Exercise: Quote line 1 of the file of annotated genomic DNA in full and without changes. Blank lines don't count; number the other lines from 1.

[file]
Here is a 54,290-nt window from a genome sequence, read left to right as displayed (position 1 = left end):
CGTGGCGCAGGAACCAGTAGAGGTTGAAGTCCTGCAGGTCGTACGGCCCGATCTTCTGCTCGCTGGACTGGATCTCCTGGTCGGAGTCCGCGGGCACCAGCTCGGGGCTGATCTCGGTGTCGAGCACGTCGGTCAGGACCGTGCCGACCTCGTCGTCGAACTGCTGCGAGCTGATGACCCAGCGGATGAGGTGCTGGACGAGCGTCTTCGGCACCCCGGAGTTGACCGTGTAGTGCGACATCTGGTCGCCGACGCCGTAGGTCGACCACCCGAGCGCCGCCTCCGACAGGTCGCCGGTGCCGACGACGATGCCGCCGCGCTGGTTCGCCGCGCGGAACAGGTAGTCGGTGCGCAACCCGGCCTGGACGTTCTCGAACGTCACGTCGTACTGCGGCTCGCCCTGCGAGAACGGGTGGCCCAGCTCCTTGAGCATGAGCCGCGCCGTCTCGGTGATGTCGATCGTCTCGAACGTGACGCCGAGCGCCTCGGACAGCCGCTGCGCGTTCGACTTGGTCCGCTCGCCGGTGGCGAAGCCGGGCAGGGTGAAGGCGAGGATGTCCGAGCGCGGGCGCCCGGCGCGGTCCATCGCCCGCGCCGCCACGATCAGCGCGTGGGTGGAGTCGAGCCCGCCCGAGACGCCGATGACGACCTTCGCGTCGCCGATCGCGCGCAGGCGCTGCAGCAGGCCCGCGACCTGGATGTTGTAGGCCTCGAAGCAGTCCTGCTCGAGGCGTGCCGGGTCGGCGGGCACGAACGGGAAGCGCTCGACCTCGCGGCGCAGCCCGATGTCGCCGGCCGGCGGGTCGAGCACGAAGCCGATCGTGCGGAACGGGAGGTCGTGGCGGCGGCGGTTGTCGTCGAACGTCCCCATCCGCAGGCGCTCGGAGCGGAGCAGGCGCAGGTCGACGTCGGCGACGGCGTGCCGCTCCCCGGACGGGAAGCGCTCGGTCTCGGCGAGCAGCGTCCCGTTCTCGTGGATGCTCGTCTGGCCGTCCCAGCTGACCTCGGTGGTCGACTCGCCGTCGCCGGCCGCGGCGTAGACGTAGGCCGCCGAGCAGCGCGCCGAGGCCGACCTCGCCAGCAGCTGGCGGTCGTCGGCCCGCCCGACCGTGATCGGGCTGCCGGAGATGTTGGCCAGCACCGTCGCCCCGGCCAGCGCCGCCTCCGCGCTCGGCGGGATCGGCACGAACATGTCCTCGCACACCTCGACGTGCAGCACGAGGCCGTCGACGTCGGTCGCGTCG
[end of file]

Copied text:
Here is a 54,290-nt window from a genome sequence, read left to right as displayed (position 1 = left end):